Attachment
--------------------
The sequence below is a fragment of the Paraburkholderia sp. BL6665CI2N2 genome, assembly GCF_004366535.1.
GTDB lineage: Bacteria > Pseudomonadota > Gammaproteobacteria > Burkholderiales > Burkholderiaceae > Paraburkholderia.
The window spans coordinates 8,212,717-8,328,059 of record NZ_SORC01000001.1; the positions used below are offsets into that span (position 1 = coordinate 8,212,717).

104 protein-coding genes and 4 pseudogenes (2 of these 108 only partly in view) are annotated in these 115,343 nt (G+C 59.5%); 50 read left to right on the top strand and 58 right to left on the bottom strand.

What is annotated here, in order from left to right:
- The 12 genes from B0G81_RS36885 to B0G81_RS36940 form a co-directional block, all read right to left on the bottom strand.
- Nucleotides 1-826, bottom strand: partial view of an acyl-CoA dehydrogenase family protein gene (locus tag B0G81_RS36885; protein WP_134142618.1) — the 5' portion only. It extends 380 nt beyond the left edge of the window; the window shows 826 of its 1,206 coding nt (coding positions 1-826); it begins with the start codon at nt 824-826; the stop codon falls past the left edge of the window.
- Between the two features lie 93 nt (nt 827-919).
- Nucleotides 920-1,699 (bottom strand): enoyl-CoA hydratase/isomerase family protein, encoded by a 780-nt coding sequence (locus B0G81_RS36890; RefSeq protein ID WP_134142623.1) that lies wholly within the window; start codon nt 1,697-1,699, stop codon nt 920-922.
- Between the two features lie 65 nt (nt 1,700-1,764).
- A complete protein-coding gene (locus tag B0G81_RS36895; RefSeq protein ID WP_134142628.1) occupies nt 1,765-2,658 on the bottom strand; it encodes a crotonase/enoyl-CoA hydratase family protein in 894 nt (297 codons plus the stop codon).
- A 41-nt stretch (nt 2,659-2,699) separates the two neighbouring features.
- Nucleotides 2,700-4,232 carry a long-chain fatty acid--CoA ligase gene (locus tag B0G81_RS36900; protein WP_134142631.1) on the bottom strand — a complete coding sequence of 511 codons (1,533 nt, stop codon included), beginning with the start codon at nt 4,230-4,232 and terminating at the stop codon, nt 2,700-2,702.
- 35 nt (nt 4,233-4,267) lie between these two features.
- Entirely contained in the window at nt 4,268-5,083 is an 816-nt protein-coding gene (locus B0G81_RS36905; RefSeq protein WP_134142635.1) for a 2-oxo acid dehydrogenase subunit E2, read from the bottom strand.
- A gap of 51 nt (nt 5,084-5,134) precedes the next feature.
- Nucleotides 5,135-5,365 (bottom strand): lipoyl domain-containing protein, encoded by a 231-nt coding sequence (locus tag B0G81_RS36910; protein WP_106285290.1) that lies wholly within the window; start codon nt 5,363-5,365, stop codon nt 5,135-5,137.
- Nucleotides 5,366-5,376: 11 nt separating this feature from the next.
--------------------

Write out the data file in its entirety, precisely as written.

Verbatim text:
The sequence below is a fragment of the Paraburkholderia sp. BL6665CI2N2 genome, assembly GCF_004366535.1.
GTDB lineage: Bacteria > Pseudomonadota > Gammaproteobacteria > Burkholderiales > Burkholderiaceae > Paraburkholderia.
The window spans coordinates 8,212,717-8,328,059 of record NZ_SORC01000001.1; the positions used below are offsets into that span (position 1 = coordinate 8,212,717).

104 protein-coding genes and 4 pseudogenes (2 of these 108 only partly in view) are annotated in these 115,343 nt (G+C 59.5%); 50 read left to right on the top strand and 58 right to left on the bottom strand.

What is annotated here, in order from left to right:
- The 12 genes from B0G81_RS36885 to B0G81_RS36940 form a co-directional block, all read right to left on the bottom strand.
- Nucleotides 1-826, bottom strand: partial view of an acyl-CoA dehydrogenase family protein gene (locus tag B0G81_RS36885; protein WP_134142618.1) — the 5' portion only. It extends 380 nt beyond the left edge of the window; the window shows 826 of its 1,206 coding nt (coding positions 1-826); it begins with the start codon at nt 824-826; the stop codon falls past the left edge of the window.
- Between the two features lie 93 nt (nt 827-919).
- Nucleotides 920-1,699 (bottom strand): enoyl-CoA hydratase/isomerase family protein, encoded by a 780-nt coding sequence (locus B0G81_RS36890; RefSeq protein ID WP_134142623.1) that lies wholly within the window; start codon nt 1,697-1,699, stop codon nt 920-922.
- Between the two features lie 65 nt (nt 1,700-1,764).
- A complete protein-coding gene (locus tag B0G81_RS36895; RefSeq protein ID WP_134142628.1) occupies nt 1,765-2,658 on the bottom strand; it encodes a crotonase/enoyl-CoA hydratase family protein in 894 nt (297 codons plus the stop codon).
- A 41-nt stretch (nt 2,659-2,699) separates the two neighbouring features.
- Nucleotides 2,700-4,232 carry a long-chain fatty acid--CoA ligase gene (locus tag B0G81_RS36900; protein WP_134142631.1) on the bottom strand — a complete coding sequence of 511 codons (1,533 nt, stop codon included), beginning with the start codon at nt 4,230-4,232 and terminating at the stop codon, nt 2,700-2,702.
- 35 nt (nt 4,233-4,267) lie between these two features.
- Entirely contained in the window at nt 4,268-5,083 is an 816-nt protein-coding gene (locus B0G81_RS36905; RefSeq protein WP_134142635.1) for a 2-oxo acid dehydrogenase subunit E2, read from the bottom strand.
- A gap of 51 nt (nt 5,084-5,134) precedes the next feature.
- Nucleotides 5,135-5,365 (bottom strand): lipoyl domain-containing protein, encoded by a 231-nt coding sequence (locus tag B0G81_RS36910; protein WP_106285290.1) that lies wholly within the window; start codon nt 5,363-5,365, stop codon nt 5,135-5,137.
- Nucleotides 5,366-5,376: 11 nt separating this feature from the next.